Depression in Pregnancy is Linked to Low IQ of Infant
Researchers reported that depressed mothers scored low in verbal IQ tests of children at the age of five as compared to mothers who did not suffer from depression
Researchers from University of California San Diego School of Medicine found revealed that maternal depression can have a negative effect on cognitive development of child up to age 16. According to Centers for Disease Control and Prevention (CDC), around one in 10 women in the U.S. experiences depression. The findings of the study was published in the April, 2018 issue of Child Development.
As a part of study, around 900 healthy children and their mothers living in Santiago, Chile were examined at five-year intervals from the child’s infancy through age 16. They observed how affectionate and responsive mothers were to their children at each age period, as well as how much mothers provided age-appropriate learning materials. Children were assessed on verbal cognitive abilities using standardized IQ tests during each assessment and mothers were tested for symptoms of depression. “We found that mothers who were highly depressed didn’t invest emotionally or in providing learning materials to support their child, such as toys and books, as much as mothers who were not depressed. This, in turn, impacted the child’s IQ at ages 1, 5, 10 and 16,” said Patricia East, PhD, research scientist with the Department of Pediatrics at UC San Diego School of Medicine.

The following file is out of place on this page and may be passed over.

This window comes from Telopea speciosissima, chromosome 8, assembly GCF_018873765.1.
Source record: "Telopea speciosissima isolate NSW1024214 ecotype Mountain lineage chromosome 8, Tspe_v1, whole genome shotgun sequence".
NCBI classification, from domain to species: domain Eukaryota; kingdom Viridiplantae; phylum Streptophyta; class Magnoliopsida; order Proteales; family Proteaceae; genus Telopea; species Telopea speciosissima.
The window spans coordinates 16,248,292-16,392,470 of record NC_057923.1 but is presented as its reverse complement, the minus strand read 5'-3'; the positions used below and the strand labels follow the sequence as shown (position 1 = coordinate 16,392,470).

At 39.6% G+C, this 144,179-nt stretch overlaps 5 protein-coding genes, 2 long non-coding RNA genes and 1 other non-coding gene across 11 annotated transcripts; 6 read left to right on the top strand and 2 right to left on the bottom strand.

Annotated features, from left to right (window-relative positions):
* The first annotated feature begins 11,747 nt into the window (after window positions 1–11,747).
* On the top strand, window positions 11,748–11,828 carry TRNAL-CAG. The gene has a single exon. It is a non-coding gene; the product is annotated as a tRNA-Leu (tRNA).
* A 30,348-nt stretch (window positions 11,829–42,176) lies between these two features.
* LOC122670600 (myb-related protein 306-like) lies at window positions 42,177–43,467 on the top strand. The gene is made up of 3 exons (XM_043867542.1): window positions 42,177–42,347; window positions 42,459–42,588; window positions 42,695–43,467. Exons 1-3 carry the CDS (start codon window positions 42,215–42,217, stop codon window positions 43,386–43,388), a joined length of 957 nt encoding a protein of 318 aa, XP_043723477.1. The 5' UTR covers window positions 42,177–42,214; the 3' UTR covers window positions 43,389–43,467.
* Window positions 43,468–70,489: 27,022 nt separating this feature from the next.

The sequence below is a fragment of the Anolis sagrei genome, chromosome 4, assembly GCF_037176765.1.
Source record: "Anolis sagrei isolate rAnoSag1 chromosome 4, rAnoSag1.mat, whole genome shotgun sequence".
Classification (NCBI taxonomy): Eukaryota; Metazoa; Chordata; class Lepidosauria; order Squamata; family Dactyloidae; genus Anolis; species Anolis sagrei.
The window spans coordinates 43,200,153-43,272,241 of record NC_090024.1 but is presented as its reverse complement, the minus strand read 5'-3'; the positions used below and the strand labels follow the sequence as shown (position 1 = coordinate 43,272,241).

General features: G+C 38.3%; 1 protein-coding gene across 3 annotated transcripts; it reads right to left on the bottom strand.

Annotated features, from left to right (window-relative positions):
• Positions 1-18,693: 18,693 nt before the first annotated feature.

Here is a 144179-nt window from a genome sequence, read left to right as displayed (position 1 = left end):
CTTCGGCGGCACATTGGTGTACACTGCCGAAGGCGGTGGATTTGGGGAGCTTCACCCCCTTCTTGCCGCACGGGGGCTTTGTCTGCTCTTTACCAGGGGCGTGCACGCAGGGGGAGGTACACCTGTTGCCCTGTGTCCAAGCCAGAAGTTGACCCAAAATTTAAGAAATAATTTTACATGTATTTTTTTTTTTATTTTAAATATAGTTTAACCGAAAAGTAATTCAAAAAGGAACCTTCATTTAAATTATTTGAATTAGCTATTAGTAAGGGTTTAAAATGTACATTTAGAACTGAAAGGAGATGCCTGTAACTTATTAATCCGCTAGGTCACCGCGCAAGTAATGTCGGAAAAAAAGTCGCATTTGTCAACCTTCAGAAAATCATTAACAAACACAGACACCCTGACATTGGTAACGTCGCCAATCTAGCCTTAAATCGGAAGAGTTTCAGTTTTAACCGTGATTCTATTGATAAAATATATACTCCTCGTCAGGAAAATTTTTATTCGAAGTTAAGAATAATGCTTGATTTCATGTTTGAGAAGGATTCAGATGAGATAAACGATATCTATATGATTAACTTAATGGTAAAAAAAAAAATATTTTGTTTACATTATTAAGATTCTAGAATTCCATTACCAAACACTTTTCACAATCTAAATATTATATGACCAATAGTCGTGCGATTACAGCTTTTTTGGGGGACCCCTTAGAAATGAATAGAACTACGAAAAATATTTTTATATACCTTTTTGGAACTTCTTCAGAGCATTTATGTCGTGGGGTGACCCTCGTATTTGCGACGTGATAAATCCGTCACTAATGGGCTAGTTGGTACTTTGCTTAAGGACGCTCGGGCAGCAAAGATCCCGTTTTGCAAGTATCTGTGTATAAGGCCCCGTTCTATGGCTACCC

On a scale from one to 19, the average verbal IQ score for all children in the study at age 5 was 7.64. Children who had severely depressed mothers were found to have an average verbal IQ score of 7.30 compared to a score of 7.78 in children without depressed mothers. Furthermore, researchers are working on analyzing the data to see how mothers’ depression affects children’s own depressive symptoms through childhood and adolescence and children’s academic achievement and health.
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